As a bonus, introducing the library dependencies also makes the code run in a reasonable amount of time. In particular, the naive approach to nCr wouldn't generate fractional intermediate results.

\$\endgroup\$
5
\$\begingroup\$

05AB1E, distance 3

nCr

sc

Try it online!

isPrime(a^b-1)

m<p

Try it online!

\$\endgroup\$
4
\$\begingroup\$

Stacked, distance 13

[([@.!]$/{%y!x y-!*})fork!]
[^#-:([]1/$%{!n 1-!})fork!=]

Try it online! The first calculates nCr, the second primality, using Wilson's theorem.

(f g h) fork! pops N args from the stack (call them a0 ... aN) and applies a0 ... aN f a0 ... aN h g.

For the first program:

[([@.!]$/{%y!x y-!*})fork!]
[(                  )fork!]  apply the fork of:
  [@.!]                      equiv. { x y : x ! } => `x!`
       $/                    divided by
         {%        }         two-arg function
           y!                y!
             x y-                 (x - y)!
                 *              *

And for the second:

[^#-:([]1/$%{!n 1-!})fork!=]  
[^                         ]  exponentiate  (a^b)
  #-                          decrement     (a^b-1)
    :                         duplicate     (a^b-1 a^b-1)
     (              )fork!    apply the fork to:
      []1/                    1-arg identity function
          $%                  modulus by
            {!     }          1-arg with `n`:
              n 1-             (n-1)
                  !                 !
                          =   check for equality
\$\endgroup\$
4
\$\begingroup\$

Python 2, distance 15, length 172

Task 1

D=lambda k:max(k-1,1)
P=lambda n,k=0:n<k or P(n-1,k)*n/k
lambda a,b:P(a**b-2)**2%D(a**b)

Task 2

D=lambda k:max(k-1,1)
P=lambda n,k=1:n<k or P(n-1,D(k))*n/k
lambda a,b:P(a,b)/P(a-b)

Try it online!

\$\endgroup\$
3
\$\begingroup\$

Mathematica, distance 10

Task 1: PrimeQ[#2^#-1]&

Task 2: Binomial[#2,#]&

Both functions take the inputs in the order b,a.

\$\endgroup\$
3
\$\begingroup\$

Javascript ES7, distance 14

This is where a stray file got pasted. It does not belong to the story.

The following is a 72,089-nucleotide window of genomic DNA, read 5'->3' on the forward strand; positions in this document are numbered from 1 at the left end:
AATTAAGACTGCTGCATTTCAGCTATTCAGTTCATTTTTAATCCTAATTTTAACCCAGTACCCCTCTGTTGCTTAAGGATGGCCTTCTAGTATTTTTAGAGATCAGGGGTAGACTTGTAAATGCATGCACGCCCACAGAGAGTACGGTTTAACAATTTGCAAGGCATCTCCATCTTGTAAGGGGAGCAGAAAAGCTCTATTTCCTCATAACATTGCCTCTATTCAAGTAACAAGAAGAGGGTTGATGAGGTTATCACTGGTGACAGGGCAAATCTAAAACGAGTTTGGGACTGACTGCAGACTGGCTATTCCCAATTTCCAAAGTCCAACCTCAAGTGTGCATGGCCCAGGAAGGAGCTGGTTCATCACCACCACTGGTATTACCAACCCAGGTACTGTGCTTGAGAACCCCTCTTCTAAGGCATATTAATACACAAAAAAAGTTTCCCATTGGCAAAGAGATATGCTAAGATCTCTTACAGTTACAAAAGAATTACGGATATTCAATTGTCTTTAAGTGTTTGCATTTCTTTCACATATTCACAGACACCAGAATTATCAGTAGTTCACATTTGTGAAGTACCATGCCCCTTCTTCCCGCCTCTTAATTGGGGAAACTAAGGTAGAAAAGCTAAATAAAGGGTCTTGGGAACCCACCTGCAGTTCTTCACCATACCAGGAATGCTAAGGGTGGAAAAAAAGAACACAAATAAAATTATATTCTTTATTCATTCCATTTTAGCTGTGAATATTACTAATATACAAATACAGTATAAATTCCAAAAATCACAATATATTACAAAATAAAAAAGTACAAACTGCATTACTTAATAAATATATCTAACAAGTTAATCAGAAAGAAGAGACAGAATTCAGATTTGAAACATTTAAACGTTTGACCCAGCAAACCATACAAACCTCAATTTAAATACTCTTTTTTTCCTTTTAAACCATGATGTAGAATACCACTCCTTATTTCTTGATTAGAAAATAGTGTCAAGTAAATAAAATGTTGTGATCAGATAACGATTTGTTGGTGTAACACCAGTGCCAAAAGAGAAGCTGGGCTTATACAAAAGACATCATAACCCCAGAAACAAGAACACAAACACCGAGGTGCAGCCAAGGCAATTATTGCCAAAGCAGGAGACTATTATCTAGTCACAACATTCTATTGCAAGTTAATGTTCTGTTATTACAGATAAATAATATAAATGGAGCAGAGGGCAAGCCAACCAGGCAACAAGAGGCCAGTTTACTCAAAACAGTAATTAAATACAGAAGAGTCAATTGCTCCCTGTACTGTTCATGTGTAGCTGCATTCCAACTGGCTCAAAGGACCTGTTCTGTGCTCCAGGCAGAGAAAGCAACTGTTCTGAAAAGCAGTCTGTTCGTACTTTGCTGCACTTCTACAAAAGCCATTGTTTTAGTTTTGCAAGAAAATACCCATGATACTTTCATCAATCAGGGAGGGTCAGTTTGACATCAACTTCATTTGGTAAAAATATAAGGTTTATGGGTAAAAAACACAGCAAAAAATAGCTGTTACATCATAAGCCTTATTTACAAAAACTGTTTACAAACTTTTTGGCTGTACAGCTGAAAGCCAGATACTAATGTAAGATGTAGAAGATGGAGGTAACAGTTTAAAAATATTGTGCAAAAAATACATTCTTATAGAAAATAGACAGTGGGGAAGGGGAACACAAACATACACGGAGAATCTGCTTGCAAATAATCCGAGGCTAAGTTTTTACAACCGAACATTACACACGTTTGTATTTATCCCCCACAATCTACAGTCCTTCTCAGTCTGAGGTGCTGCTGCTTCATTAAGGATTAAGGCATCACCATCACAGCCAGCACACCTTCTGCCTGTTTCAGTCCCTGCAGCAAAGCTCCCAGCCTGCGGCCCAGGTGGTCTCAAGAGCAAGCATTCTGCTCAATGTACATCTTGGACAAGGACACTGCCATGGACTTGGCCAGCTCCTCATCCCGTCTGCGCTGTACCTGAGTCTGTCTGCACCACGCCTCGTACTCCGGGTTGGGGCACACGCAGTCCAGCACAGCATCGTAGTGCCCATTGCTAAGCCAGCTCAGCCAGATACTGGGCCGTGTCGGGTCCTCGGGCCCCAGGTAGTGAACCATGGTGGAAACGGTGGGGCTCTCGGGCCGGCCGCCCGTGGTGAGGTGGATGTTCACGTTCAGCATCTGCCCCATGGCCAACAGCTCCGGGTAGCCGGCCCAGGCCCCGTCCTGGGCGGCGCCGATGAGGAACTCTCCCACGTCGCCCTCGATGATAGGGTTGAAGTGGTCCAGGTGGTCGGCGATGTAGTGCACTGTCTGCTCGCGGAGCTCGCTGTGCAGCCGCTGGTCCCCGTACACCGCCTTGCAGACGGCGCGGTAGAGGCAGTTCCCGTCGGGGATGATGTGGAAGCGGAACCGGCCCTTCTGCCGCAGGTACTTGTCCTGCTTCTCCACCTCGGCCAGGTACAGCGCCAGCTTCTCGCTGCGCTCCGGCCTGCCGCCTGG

Thanks @Conor O'Brien for reducing the distance by 7

Primality:

f=x=>y=>{t=x**y-1;s=1;for(i=2;i<t;i++){if(!t%i)s=i-i}return s}

Returns 1 if prime returns 0 if not prime.

Incredibly inefficient prime check, checks the number modulo every number smaller than it and greater than 1...

nCr:

f=x=>y=>{t=x+1;s=1;for(i=1;i<t;i++){if(y<i)s*=i/(i-y)}return s}

Multiplies 1 by each number from y+1 to x and divides by each number from 1 to x-y (x!/y!)/(x-y)!

\$\endgroup\$
  • \$\begingroup\$ Changing the second program to f=x=>y=>{t=x+1;s=1;for(i=1;i<t;i++){if(y<i)s*=i/(i-y)}return s} gives edit distance 14. Try it online! \$\endgroup\$ – Conor O'Brien Apr 3 '17 at 14:27
2
\$\begingroup\$

Octave, distance 17 16 15

nCr

a=input("");b=input("");f=@(x)factorial(x);printf("%d",f(a)/f(b)/f(a-b))

Try it online!

isprime(a^b-1)

a=input("");b=input("");f=@(x)isprime(x);printf("%d",f(a^b-f(8-6)))

Try it online!

I am not very fluent in Octave, so I don't know if there is a builtin to calculate nCr.

\$\endgroup\$
1
\$\begingroup\$

MATL, distance 4, length 6

Tell if a^b-1 is prime:

^qZq

Try it online!

Compute nCr(a,b):

Xn

Try it online!

How it works

Tell if a^b-1 is prime:

^      % Power with implicit inputs
q      % Subtract 1
Zq     % Is prime? Implicit display

Compute nCr(a,b):

Xn     % nchoosek with implicit inputs. Implicit display
\$\endgroup\$
1
\$\begingroup\$

Pyth, distance 4, total length 8

Primality of a^b-1

P_t^F

Try it online!

nCr(a, b)

.cF

Try it online!

Both take input as tuples/lists of integers (e.g. (1,2)).

\$\endgroup\$
1
\$\begingroup\$

PHP, distance 14

Writing a program with two functions and only calling one of them would lead to a distance of 1, but it´d be too lame.

Prime Test, 100 bytes:

[,$a,$b]=$argv;function f($n){for($i=$n;--$i>0&&$n%$i;);return$i==1;}echo f($a**$b*-1)*(1|f($a-$b));

nCr, 98 bytes:

[,$a,$b]=$argv;function f($n){for($i=$n;--$i>0&&$n*=$i;);return$n*=1;}echo f($a)/(f($b)*f($a-$b));
\$\endgroup\$
0
\$\begingroup\$

Jelly, distance 4, length 5

Task 1

*’ÆP

Task 2

c

Try it online!

How it works

Task 1

*’ÆP  Main link. Argument: a, b

*     Yield a**b.
 ’    Decrement; yield a**b-1.
  ÆP  Test the result for primality.

Task 2

c     nCr atom
\$\endgroup\$
0
\$\begingroup\$

JavaScript, Score:1, Length:144 142 126 117

function(a,b){s="a=Math.pow(a,b)-t;for(b=2;a%b++;);b>a1for(;b;)t=t*a--/b--";t=s.length-56;return eval(s.split(1)[0])}

function(a,b){s="a=Math.pow(a,b)-s.length+79;for(b=2;a%b++;);b>a1for(t=s.length-79;b;)t=t*a--/b--";return eval(s.split(1)[1])}

function A(a,b){a=Math.pow(a,b)-(B+0).length+63;for(b=2;a%b++;);return b>a;}
function B(a,b){for(t=(A+0).length-76;b;)t=t*a--/b--;return t;}
F=A

Both subroutines use the other one's length to calculate its own constant, so no char can be removed

\$\endgroup\$

Your Answer

By clicking “Post Your Answer”, you agree to our terms of service, privacy policy and cookie policy

Not the answer you're looking for? Browse other questions tagged or ask your own question.